Thursday, October 26
I normally frown on the use of multiple exclamation points, but I'm making an exception today in the title of this post because this open letter from the President of the American Statistical Association is very cool. It's cool because:

1. An academic discipline is reaching out trying to make the world a better place on an important issue with timely, practical, and reasonably cheap solutions.

2. Voting is a crucial right in a democracy, but a lot of us feel helpless about how to fix the problems with voting, especially now that there are stupid voting machines that can be hacked. The key breakthrough idea that the ASA is offering is that you can use random audits to provide data to estimate the size of the problem, instead of relying on anecdotal evidence or trying to find universal fixes. The idea of sampling is definitely under-used in public policy, which is almost always stuck in an entire-population-or-nothing mentality.*

3. The letter discusses the need to look at multiple sources of error at each step along the chain. The reality is that officials need to be focusing on minimizing error instead of devising systems that are completely error-proof, because it isn't possible to be error-proof. The point I'm inelegantly trying to make is like the debate about the census v. sampling for getting an accurate picture of the American population.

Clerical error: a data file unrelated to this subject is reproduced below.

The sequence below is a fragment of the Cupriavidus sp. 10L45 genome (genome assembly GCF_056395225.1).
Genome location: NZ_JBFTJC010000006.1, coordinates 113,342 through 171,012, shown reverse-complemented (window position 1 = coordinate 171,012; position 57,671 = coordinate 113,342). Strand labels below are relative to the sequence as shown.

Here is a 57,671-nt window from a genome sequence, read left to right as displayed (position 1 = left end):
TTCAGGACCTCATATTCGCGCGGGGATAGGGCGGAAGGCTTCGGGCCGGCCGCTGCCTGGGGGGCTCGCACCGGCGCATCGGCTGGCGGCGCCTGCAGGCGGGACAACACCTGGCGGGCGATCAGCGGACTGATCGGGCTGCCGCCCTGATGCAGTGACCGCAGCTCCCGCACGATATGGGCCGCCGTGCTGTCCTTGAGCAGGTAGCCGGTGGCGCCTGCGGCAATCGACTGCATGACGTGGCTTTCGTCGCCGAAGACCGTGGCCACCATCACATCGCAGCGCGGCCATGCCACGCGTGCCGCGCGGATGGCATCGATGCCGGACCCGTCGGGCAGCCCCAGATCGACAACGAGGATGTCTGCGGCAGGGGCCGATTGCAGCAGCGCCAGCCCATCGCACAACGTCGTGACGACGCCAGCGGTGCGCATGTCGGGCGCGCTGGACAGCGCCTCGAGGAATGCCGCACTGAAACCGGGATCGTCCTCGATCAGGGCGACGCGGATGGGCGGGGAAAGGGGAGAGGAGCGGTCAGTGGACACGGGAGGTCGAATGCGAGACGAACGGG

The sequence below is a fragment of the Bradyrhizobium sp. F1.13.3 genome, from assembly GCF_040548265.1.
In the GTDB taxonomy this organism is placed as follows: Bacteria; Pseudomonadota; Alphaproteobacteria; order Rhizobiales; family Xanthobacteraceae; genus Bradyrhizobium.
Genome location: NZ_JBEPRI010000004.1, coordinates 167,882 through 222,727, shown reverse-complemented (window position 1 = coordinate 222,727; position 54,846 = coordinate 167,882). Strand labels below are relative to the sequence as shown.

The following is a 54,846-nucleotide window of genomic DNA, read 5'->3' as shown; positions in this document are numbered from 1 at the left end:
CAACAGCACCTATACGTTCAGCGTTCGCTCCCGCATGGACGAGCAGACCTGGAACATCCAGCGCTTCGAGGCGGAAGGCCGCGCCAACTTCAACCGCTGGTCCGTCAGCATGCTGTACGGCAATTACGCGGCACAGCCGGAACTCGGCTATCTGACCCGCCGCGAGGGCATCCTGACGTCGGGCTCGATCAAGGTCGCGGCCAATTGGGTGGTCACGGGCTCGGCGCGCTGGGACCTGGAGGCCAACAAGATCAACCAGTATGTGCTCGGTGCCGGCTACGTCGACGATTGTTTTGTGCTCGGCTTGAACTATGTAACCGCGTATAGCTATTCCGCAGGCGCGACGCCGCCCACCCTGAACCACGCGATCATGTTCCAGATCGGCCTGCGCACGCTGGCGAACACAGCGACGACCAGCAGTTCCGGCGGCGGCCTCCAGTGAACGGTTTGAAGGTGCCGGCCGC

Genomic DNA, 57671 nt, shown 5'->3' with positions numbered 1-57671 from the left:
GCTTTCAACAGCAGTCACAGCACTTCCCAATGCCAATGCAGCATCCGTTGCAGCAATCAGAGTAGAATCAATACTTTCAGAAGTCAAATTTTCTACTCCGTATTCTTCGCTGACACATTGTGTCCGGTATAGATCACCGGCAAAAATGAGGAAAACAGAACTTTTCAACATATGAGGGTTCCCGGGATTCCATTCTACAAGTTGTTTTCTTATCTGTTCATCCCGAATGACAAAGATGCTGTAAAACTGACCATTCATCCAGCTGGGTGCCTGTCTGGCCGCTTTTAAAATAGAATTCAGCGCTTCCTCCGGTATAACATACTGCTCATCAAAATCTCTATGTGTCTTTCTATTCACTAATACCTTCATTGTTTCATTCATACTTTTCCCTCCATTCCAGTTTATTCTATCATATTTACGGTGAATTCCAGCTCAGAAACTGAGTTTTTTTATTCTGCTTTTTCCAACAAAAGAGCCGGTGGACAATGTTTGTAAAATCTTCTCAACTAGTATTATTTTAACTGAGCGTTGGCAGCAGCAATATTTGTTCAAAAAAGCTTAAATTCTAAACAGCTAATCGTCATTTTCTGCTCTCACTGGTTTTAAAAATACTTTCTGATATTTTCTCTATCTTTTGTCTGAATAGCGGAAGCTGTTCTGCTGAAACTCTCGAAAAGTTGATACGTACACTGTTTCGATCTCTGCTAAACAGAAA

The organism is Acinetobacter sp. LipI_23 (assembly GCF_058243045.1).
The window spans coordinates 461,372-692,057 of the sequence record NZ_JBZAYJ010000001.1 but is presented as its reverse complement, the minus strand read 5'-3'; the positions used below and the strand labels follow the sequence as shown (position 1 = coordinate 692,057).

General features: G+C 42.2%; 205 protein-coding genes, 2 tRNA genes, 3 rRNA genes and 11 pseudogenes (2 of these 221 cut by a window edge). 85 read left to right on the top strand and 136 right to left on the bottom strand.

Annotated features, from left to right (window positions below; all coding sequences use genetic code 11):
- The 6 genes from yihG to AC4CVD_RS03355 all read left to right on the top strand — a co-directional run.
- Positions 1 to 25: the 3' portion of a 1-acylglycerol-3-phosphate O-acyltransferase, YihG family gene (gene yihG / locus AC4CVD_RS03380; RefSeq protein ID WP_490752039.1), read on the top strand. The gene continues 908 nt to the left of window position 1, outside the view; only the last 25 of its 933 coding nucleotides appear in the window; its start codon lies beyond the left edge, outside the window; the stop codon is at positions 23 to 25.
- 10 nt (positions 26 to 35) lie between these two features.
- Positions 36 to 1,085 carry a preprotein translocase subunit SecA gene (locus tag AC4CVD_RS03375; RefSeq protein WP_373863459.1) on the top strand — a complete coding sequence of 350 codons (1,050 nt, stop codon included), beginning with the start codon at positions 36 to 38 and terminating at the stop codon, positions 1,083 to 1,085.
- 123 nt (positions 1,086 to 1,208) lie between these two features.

4. The president of the American Statistical Association is a woman. (I'm assuming that because the President is named Sallie).

* example = No Child Left Behind which mandates testing for every kid in the nation, when sampling approaches would allow testing with higher validity (like not multiple choice) and be a lot cheaper and not waste the time of millions of schoolkids.


strawberries said...

i am cynical that these good ideas will be used, however. they really should though.

Orange Ina said...

Yay, love geeky posts and sentiments of this sort! Partly, because in reality it's not that geeky at all and has real-world relevance. Thanks for pointing us to this.